There has been a long campaign to make Jews identify with Israel, something they did not generally do before 1967, when the US decided it was in its interests to take on Israel as a client state. The campaign, has involved a good deal of fear-mongering, sometimes to the point of absurdity (The Holocaust in American Life, by Richard Novick, documents this), but always with a growing sense of insecurity if not anxiety on the part of those at whom the campaign was directed, and still is. I get frequent mailings from these organizations.

    Now it’s come to the point that not just Jews but non-Jews identify being Jewish with being responsible for the actions of a foreign government most Jews know little about but are afraid not to support. That’s the awful pickle these people are in, Terry. Meanwhile, real Judeophobes, however much their numbers are inflated, are having a field day.

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    Comment by Thomas J. Hubschman — July 21, 2014 @ 4:09 pm | Reply

    • I did not know that it was in 1967 that the United States started to back Israel so unequivocally. But I do know that in the real world, moral decisions are a lot less black-and-white than I was taught in catechism class. The good guys just aren’t all lined up on one side facing all the bad guys on the other side, are they? Even WWII doesn’t look as obviously simple as I used to think. Should we should have dropped those atom bombs, do you think? Or bombed Dresden? And then there’s the silence of Pope Pius XII. Etc.

      On Mon, Jul 21, 2014 at 5:09 PM, The Other I wrote:

      >

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      Comment by Terry Sissons — July 24, 2014 @ 10:47 am | Reply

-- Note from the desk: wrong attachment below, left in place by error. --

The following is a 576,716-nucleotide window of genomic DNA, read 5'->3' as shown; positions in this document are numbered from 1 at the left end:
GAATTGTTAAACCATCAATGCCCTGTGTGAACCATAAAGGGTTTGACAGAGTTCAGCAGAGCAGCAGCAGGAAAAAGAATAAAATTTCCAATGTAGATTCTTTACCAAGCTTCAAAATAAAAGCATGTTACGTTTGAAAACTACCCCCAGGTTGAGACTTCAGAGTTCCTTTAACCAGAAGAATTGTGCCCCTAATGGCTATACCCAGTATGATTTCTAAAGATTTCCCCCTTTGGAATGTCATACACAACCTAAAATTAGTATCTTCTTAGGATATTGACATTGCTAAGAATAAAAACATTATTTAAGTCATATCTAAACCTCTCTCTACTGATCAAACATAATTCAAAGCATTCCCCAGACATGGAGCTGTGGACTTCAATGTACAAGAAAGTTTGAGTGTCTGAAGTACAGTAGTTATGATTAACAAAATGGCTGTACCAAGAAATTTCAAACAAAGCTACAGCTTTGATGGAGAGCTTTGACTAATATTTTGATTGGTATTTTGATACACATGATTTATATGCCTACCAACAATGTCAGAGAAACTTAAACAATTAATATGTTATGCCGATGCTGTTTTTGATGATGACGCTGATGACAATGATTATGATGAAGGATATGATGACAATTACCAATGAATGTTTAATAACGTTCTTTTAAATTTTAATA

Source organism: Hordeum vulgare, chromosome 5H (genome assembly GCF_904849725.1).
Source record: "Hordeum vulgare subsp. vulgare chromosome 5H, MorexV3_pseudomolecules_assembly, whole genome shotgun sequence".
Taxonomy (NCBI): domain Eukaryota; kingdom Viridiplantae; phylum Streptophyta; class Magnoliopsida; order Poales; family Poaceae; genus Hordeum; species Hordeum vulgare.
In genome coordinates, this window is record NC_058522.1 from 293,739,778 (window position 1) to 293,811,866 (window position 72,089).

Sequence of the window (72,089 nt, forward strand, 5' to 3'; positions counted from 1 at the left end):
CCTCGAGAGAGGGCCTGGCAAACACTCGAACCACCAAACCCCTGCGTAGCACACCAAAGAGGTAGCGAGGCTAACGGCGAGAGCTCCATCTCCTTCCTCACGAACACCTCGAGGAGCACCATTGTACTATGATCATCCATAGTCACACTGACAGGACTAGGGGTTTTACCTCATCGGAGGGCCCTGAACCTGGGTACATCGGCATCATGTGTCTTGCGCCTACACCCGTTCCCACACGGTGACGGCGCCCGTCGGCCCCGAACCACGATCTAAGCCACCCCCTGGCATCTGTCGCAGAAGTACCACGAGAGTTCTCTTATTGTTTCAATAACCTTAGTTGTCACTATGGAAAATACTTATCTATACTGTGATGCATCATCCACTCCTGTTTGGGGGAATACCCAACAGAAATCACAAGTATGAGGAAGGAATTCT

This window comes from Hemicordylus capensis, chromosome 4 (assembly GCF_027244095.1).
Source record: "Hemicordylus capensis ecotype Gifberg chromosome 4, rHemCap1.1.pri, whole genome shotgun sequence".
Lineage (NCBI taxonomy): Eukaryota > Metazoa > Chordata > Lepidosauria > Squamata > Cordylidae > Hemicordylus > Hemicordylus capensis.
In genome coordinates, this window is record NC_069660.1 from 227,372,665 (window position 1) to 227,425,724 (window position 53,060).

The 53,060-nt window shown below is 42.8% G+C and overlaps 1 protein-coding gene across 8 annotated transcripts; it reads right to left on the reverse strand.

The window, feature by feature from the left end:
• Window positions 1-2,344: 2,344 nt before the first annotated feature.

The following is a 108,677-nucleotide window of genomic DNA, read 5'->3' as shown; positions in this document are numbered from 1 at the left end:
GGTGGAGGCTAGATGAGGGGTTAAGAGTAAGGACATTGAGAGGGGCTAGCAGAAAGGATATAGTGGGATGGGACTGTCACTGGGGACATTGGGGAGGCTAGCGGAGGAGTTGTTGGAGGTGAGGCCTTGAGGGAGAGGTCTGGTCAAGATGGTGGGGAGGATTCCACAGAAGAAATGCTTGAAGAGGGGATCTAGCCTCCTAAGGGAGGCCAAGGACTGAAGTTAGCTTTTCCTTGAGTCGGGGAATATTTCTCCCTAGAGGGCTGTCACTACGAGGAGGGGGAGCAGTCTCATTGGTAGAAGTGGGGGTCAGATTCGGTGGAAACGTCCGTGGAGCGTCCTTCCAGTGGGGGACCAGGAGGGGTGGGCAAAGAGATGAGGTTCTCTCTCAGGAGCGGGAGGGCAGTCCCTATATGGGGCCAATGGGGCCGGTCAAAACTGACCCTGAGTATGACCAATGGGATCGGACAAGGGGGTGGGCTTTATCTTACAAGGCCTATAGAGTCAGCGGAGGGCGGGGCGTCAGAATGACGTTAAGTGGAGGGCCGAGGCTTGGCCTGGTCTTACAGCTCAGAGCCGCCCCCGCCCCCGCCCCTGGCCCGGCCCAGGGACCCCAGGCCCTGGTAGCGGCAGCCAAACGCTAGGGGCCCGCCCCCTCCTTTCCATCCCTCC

4. Those Diaries 1933-45 of Viktor Klemperer are an eye-opener when it comes to showing the complexity of situations, and all the more compelling because they were written on the spot (albeit with some editing many years later). Too much complexity for what we call History.

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    Comment by Thomas J. Hubschman — July 27, 2014 @ 6:21 pm | Reply

    • I agree, Tom: too much complexity for what we call History. The more I read these days about the history of Palestine, the more convinced I become that History cannot give us the answers. The land has been too many times promised, both by god and man, and the legitimate, deep-seated grievances and injustices from both sides are too deep-seated to resolve by appealing to historical “rights.”

      Even today, I cannot find myself siding solely with either the Palestinians or the Israelis. The only place to begin, it seems to me, is in the present, and for both peoples to ask “how can we go forward? how can we live together?” Hamas even today is committed to the utter destruction of Israel. Israel on the other hand has basically turned Gaza into a prison for 1.6 million Palestinians. How can one carry a banner for either of these positions?

      Do we as human beings anywhere in the world have the wisdom and the greatness of heart to make the compromises necessary? to forgive past grievances of such gigantic proportion? to give up the determination to exact revenge? Would I, under similar circumstances? I do not know. But I can’t see any other way.

      It’s a painful time of great anguish, isn’t it? But perhaps also a time that calls for the courage of great hope. It’s certainly worth a fight worth fighting — even if it results in continuing failure for as far as the eye can see.

      I am, as always, interested in your thoughts on this profound question.

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      Comment by theotheri — July 27, 2014 @ 8:35 pm | Reply